How to quit drinking alcohol without AA

A.A. may not work for everyone. Here we present 5 options to 12 step groups and how to quit drinking alcohol outside of A.A.

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AA is not a fit for everyone.

Despite appearances to the contrary, there are alternatives to Alcoholics Anonymous and the 12 step methodology. Not all AA groups are created equally and critique of the AA lifestyle may be generalized. Also, AA has proved very effective for some (how well does AA work?)  and for this it must be applauded. Still, some of the criticisms of the A.A. approach to sobriety include:

1. AA focus on spirituality – Many recovering alcoholics struggle to grasp the concept of belief in a higher power, a ‘prerequisite’ to recovery with Alcoholics Anonymous.

2. AA conformity – Some critics sense a cult-like atmosphere at AA meetings; it is a charge that has been leveled against AA over the years. There is no doubt that there are elements to AA that suggest it is a cult.  However, the cult of AA theory is far too much of a simplification of the 12 step way. Yet, it is enough to lead people to reject it.

3. AA dogmatism – AA members regard their 12 steps as scripture and there should be no deviation from them. And the AA founders message has become religion to some.The shame, guilt and humility and belief in a higher power that are the pillars of recovery with the 12 steps are seen as negative by many but anyone who points this out is labeled as having a ‘character defect’.

5 options to 12 step groups


LifeRing is a secular support group which focuses, as AA does, on abstinence as the only way to recover from alcohol dependence. Its basic philosophy can be summed up by the three ‘S’s’: Sobriety, Secularity and Self-Help. Its main strength lies in its online recovery community, which is said to be the largest presence of recovering alcoholics on the web.

Rational Recovery

Lastly, and most controversially, we have Rational Recovery. This is, unlike all the other options, not free. Indeed it is quite expensive. It teaches that we all have an addictive voice and a sober voice. When the addictive voice is in the ascendancy we, obviously, have problems with dependence. AVRT or Addictive Voice Recognition Therapy shows addicts of all types how they can quieten their addictive voice and overcome their addictions. The AVRT workshop that gives you these skills is what you have to pay for. There are no support meetings or the like as the workshop gives you all the tools you need.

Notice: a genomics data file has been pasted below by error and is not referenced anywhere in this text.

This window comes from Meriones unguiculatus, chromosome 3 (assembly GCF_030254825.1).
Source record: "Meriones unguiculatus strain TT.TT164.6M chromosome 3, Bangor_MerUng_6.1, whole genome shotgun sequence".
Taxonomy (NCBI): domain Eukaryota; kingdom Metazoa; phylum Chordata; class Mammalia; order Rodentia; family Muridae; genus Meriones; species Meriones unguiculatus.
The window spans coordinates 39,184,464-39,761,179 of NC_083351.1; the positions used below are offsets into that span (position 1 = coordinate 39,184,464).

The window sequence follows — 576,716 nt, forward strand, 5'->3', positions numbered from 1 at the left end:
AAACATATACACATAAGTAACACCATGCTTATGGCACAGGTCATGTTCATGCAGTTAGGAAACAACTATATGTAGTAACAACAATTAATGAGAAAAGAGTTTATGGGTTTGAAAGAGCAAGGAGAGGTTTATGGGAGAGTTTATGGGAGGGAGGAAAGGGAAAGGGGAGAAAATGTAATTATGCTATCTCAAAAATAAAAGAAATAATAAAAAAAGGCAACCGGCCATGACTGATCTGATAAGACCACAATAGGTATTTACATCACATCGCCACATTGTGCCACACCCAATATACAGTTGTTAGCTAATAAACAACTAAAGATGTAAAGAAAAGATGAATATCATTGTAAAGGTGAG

Secular Organization For Sobriety (SOS)

As with the alternatives to AA above, SOS is secular in nature. It has no plan or steps that members must follow, has no sponsor/mentor system, has a more open and flexible meeting format and, most importantly, places great emphasis on the scientific study of alcohol dependence. This is in the belief that a full understanding of his/her condition will give the recovering alcoholic a much better chance in overcoming it.

SMART Recovery

SMART Recovery differs from AA in that it believes the answer to alcoholism lies in the world of science and reason not spirituality. Empowerment and will power are essential in overcoming addiction as opposed to a higher power. At SMART’S core is the concept that there are seven stages of change (in order): Pre-contemplation, contemplation, determination/preparation, action, maintenance, relapse, and termination. The last stage, termination, refers to the point at which the addiction is, to all intents and purposes beaten and an individual feels he/she no longer needs support.

Women For Sobriety

Alcoholics Anonymous is often said to be male-centric. Women For Sobriety was set up by Jean Kirkpatrick in 1975 to address this. WFS differs from AA in three main ways: The power to defeat alcohol dependence does not come from outside oneself (e.g. a higher power), rather it comes from within, onlywomen can be WFS members and that, although on the physiological level alcoholism is the same for both sexes, on the psychological one it is not hence the need for a gender specific group.





About the author
Charles Somerville is the writer of The Alcoholism Guide, a website that looks at alcoholism in all its forms and the effects of alcohol abuse on mental and physical health.
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